Especially at these early stages, it is best to enlist the help of a physical therapist for regular gait training sessions. When consistent stability is established, other exercises can be taught to help encourage walking without support. Most physical therapists will agree that even amputees who have used a prosthesis for years can benefit from gait training. Whether patients are looking for a tune-up or learning a new skill, it’s important that amputees establish close communication with their physical therapists. This is especially critical considering how sophisticated today’s prosthetic components are, including their need for careful adjustments. 

What Is Involved With Gait Training With People With Amputation?

Here are some of the things an amputee can expect when starting a gait training program:

Typically, it starts with pre-gait activities that are meant to help establish prerequisite skills that ultimately help prosthetic ambulation (the ability to walk without physical assistance). These include donning and removing the prosthesis, setting static standing balance, sit-to-stand transfers, and dynamic weight shifting.

Patients can also expect part-to-whole gait training, which consists of practicing the individual components and building up to the complete tasks. This practice allows physical therapists to identify deficiencies so that they can prioritize training and improvement in those areas.

Treadmill training is a very popular means to help new prosthesis users increase their stamina in a safe and controlled environment. Treadmills provide a consistent and level walking surface that is free from environmental obstacles. Additionally, it allows the therapist to focus on gait mechanics and provide live feedback. 

A physical therapist who focuses on gait training with people with amputation might also use bodyweight-supported training as a variant of treadmill training. Typically, it involves using an overhead harness so that patients can practice walking using only a small percentage of their body weight. This allows individuals to learn and practice proper gait mechanics using less weight that can progressively increase as they develop strength and confidence.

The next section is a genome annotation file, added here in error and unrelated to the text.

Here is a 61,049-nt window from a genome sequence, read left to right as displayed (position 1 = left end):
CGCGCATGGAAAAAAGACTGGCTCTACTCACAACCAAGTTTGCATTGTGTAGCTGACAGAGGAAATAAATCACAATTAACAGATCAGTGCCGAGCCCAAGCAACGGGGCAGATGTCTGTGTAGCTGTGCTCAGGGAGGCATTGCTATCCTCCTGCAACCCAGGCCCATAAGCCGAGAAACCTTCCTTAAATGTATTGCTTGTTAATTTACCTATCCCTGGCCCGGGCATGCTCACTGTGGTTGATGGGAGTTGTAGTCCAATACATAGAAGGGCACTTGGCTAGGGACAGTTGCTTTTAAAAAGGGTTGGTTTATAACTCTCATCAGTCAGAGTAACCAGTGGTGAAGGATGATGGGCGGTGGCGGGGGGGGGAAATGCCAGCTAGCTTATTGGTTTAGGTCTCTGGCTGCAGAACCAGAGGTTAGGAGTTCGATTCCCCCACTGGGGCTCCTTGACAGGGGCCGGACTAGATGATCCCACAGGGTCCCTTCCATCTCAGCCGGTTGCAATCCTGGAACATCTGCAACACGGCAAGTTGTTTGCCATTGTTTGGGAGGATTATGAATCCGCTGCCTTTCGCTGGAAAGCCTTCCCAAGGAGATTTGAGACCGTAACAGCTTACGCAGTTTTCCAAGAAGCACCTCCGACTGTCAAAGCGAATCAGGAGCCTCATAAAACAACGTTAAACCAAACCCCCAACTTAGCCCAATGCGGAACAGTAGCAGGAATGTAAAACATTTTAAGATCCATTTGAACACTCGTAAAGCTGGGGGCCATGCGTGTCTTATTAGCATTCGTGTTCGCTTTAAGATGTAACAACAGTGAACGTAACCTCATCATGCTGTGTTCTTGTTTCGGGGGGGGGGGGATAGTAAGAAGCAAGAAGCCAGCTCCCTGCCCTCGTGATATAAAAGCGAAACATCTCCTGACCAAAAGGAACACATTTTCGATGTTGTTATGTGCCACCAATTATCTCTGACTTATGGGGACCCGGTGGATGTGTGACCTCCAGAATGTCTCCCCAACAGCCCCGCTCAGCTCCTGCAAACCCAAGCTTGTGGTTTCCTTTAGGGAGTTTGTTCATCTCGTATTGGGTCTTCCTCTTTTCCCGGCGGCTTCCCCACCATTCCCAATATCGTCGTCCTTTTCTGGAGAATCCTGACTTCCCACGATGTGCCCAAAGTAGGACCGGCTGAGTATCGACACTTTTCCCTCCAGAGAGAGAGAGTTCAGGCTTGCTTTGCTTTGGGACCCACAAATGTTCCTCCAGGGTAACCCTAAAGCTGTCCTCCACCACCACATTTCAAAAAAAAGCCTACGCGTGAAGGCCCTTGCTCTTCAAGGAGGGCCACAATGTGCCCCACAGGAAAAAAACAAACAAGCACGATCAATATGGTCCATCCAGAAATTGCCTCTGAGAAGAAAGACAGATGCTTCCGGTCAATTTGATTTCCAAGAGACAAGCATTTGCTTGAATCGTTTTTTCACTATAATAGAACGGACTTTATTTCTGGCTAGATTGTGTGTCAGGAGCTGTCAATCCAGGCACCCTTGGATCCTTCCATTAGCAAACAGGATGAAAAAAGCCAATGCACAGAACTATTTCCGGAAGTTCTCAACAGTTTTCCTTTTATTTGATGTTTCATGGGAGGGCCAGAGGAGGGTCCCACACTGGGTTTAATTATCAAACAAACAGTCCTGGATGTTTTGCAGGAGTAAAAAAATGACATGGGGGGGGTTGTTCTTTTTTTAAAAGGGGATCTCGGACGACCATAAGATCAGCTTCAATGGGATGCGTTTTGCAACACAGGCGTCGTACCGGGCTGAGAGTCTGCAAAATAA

Gait training might also employ psychological awareness training which encourages the patient to be mindful of certain gait variables. This could include step and stride lengths, side-to-side movement symmetry, pelvic rotation, and more. Again, the purpose is to help patients consciously monitor their performance with respect to their goals.

Let Park Sports PT Help You Today

At Park Sports Physical Therapy, we are introducing gait training programs for people with lower-limb amputation and including Prosthetists in our team at the Clinton Hill Clinic. The key to a successful prosthetic training program is to instill good habits early on and focus on quality movements that our patients can practice on their own. This includes ensuring each of our patients:

  • Can correctly put on and remove their prosthesis,
  • Establishes a proper center of balance and posture (which minimizes compensations)
  • Shows prosthetic stance control with single-leg activities
  • Has undergone thorough pre-gait training to help break down improper gait training and improve motor control
  • Can handle functional training
  • And more!

Our goal is to help our patients understand the fundamentals and establish meaningful goals so that we can work together to create a more normalized gait pattern. We’ll help minimize gait deviations and focus on one thing at a time so that our patients can master higher-level activities over time. Our mission is to help you get comfortable in your own environment and get back to doing the things you love. 

Get in touch with our experts today, and let’s discuss your goals.